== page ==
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DaveP68
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Posted: 14 May 2017 at 1:29am | IP Logged Quote DaveP68

Interesting story Tony with two year long expeditions to Antarctica. Yes that would allow you to save up a good deposit. There are far to many things to distract or tempt us to fritter away that hard earned money when at home base. Sorry to hear that the hearing is almost gone.

My late Uncle was a scientist with a PhD in biological physics. He did 2 trips to the South pole in Antarctica, not many get to go there. He told me a story of returning to NZ from Antarctica and how you need to clear immigration/customs at Christchurch having been out of the country. The chap in front of him put his occupation on the arrival card as Forestry researcher (was one). The immigration officer observing that he was a Forestry researcher arriving back from Antarctica asked what he was doing down there. He without blinking an eye said "We'll we went down there, had a dam good look around and we're going advise them not to ago ahead"!! Immigration officer goes very quiet, gives back his passport next person please Stupid question...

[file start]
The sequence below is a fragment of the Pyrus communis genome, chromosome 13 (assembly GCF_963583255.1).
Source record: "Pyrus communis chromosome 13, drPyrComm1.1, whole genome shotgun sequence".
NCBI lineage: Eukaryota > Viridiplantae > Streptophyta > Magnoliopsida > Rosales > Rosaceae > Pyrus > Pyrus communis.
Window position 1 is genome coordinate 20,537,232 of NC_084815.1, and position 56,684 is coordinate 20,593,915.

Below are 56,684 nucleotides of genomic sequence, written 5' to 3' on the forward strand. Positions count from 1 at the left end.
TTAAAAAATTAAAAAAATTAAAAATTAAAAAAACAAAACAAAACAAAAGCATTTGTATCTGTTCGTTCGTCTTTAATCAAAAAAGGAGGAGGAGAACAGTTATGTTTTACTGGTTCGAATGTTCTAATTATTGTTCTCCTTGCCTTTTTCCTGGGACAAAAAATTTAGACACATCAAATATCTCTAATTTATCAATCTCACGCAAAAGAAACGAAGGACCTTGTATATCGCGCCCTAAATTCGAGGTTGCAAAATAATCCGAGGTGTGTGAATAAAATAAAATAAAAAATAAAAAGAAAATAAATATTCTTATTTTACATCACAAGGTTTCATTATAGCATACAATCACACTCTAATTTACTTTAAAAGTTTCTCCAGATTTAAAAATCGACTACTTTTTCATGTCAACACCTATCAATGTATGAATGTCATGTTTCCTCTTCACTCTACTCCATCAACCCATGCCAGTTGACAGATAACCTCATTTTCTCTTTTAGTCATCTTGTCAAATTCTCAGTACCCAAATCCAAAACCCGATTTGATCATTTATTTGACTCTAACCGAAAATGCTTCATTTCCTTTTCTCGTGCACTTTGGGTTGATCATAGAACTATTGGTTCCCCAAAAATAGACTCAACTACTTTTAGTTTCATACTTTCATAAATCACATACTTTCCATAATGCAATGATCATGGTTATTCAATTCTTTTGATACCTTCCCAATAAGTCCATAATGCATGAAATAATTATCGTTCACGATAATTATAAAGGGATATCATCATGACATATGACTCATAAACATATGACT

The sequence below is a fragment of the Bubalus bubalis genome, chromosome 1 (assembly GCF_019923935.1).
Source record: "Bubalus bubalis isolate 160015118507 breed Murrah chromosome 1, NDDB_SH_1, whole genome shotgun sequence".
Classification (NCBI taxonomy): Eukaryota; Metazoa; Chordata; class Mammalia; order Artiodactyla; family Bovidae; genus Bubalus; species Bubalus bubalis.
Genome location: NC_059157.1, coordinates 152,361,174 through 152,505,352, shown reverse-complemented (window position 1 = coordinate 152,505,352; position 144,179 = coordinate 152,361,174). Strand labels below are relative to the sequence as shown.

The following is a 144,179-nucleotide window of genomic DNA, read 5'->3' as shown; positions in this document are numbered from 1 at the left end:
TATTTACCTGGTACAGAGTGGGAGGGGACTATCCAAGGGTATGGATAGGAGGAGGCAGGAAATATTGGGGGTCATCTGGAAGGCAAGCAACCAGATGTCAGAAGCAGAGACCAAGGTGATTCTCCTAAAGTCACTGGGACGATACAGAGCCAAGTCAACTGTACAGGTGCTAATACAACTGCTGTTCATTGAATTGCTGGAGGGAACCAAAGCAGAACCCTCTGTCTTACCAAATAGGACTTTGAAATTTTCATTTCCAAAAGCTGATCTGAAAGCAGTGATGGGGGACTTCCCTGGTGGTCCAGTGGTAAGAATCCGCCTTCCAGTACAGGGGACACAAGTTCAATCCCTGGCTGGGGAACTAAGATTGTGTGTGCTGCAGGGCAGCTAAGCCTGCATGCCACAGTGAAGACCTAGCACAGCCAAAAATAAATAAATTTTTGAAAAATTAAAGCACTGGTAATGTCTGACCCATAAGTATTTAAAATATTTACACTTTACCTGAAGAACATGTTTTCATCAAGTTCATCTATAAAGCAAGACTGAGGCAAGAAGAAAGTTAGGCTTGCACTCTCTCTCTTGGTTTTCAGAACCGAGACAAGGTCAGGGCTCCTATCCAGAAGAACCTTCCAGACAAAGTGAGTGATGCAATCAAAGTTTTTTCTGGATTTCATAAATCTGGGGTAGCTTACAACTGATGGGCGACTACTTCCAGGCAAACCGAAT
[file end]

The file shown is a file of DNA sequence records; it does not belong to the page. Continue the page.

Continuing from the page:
Been to 51 countries, but not Antarctica. You have too get along with others if you're there over the winter period as there was no way to leave?

Edited by DaveP68 on 14 May 2017 at 1:32am



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Warpspeed
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Posted: 14 May 2017 at 1:58am | IP Logged Quote Warpspeed

Ah yes, the Americans have it pretty easy at McMurdo, fly in, fly out, unlimited water and power (they have a small nuclear reactor) and a trip to "Little America" right at the pole would have really been something.
Their bases are run on military lines, with rank, and the support staff would all have been US navy personnel on assignment. Plenty of civilians there too of course.

With us Aussies it was a whole lot different. Only fifteen of us rat bag Aussie civilians, and we get to unload the ship ourselves, diesel power only, so life for us was a lot more primitive in a great many ways. No flush toilets, and showers and washing clothes was pretty restricted.